When i was studying calculus in about 1992, the text book has a section named implicit curves or implicitly defined curves. I wonder today's calculus books still use that term.
Another terminology i find to be not good quality is “Parametric Equation”. A parametric equation, means a set of functions as a scheme of plotting a surface, or as a way to define a math entity of manifold.
I find “Parametric Equation” not being a quality terminology, is because the use of the term Equation in “Parametric Equation”. Parametric Equation, are really not equations. They are, in its context, more like functions, or a set of definition of functions. Further, the phrase “Parametric Equation” does not make much sense logically, since equations usually don't have parameters, and if they do, it's often called a family of equations, where the parameters are the constants.
I haven't thought deep about a better term, but so far on my website's math expositions, i use the term “Parametric formula” instead.
Of course, the reason “Parametric Equation” became popular, is due to historical developments. Namely, the phrase immediate connote the concept of parameters, which is the intrinsic nature of parametric curves and surfaces. Namely, the surface is generated by varying parameters. The reason that “equation” is part of the phrase is because, during 1800s or 1900s, the distinction of equation and definition is not clearly made, because the study of logic or formal systems have barely started. In particular, there's no computer languages, computer algebra systems, or theorem verification or proving systems. Even today, the notation for equality and definition are often still the same: “=”. (but in computing languages, notation for equation is necessarily made distinct from definitions. Equation is often denoted by “==” while definition is “=”. Since 1990s or so, some mathematicians started to use “:=” for definition to distinguish it from equality, and “===” is sometimes used for identity.)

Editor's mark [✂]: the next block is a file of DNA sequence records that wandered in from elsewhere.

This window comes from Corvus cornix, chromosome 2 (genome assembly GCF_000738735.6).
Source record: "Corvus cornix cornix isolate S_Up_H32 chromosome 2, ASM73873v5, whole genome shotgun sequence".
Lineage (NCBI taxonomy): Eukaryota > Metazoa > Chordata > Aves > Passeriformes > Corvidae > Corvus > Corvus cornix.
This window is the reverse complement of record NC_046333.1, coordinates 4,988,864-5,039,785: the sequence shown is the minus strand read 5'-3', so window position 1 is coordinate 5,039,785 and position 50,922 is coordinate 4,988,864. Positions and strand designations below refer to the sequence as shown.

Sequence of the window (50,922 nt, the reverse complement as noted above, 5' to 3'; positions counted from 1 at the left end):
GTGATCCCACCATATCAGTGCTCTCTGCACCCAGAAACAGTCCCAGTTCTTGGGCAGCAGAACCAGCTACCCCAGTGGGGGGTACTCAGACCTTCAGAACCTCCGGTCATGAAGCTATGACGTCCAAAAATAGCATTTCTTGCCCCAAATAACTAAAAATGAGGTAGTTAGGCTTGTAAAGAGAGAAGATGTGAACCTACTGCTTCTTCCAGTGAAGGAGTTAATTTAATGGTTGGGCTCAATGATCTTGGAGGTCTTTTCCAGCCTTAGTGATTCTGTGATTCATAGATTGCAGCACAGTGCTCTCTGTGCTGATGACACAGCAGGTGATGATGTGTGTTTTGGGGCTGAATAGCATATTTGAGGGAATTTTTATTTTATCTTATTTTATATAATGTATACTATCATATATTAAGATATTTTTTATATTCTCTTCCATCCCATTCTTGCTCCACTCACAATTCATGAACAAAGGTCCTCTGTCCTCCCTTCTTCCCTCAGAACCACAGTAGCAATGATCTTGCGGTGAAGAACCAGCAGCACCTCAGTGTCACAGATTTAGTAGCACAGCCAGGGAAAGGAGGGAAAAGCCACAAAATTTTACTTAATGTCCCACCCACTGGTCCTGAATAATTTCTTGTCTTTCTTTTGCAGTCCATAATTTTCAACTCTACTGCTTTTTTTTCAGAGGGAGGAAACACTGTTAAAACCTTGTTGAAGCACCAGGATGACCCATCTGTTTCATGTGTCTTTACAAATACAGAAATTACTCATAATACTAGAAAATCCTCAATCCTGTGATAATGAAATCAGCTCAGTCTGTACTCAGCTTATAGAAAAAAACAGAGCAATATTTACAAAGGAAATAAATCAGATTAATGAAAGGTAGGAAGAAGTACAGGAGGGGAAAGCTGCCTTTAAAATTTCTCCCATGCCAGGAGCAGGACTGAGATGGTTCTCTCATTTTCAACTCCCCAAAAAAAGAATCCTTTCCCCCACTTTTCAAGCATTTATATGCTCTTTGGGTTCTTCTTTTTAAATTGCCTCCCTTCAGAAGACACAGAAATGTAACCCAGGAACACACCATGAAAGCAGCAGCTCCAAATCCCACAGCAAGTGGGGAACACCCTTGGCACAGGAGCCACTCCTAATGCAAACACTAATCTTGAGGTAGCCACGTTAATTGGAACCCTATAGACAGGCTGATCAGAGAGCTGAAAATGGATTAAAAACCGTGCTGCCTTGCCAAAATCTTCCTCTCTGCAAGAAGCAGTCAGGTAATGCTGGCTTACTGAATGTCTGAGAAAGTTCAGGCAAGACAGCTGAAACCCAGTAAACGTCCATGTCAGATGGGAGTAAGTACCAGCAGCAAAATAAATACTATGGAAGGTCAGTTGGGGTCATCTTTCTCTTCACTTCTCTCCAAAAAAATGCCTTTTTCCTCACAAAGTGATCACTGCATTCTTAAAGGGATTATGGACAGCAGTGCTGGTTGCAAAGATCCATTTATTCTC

Also note, from logic point of view, the concept of “equation”, “identity”, “definition” are all distinct. In traditional math notation, they all still use the same symbol “=”.
See also: The Problems of Traditional Math Notation.
Here are some math terms in Chinese. Terminology in different languages give us a fresh view of their meaning.
There are two sets of math terminology in Chinese. One is used in China, one in Taiwan. Most terms are same for both, but not always. China's science terminology tends to be more logical and makes sense in Chinese itself. Many of math and computer terms used in Taiwan tend to be transliterations of English terms. (that is, by sound) So in general, science terminologies of People's Republic of China are better, but not always.
(the Taiwan government is a mess. They purportedly pride themselves in “guarding” traditional Chinese values (refused to adopt the more scientific simplified characters reformed by People's Republic of China (PRC)), yet they promiscuously borrow English terms (and Western fashion and everything else Western), and around 2000 invented their own Romanization system from China's PinYin system so that they can “just be different”. (PinYin system was already a widely used international standard.) The situation of Romanization in Taiwan now is that sometimes you'll see PinYin system, while other times Taiwan's own invention, very confusing to foreigners.)
Some of the Chinese math terms are direct translations of English ones. For example, graph theory in Chinese is 圖論, which literally means “picture theory”. This stupidity is in part due to the stupidity in English term itself. The proper term should be Network Theory (網論). The Chinese term for Topology (拓樸) is very bad. It is a translation of the English term by sound.
In Taiwan, university math students often use English text books. I think math communities in Taiwan are more familiar with English terminologies than in PRC. This is not necessarily a bad thing. From a efficiency point of view, it'd be better if the whole world uses just one language. Translation can be considered as a extraneous activity.
Multiple languages is also problematic in that it creates huge political enmity. On the other hand, since the world as is not a single language world, and language is not purely a tool of communication because it is a cultural artifact, therefore steps towards one single language in the already multi-lingual world may not necessarily be a good thing as it reduces diversity in a complex context.
See also: 難懂簡體字表 (Core Simplified Characters).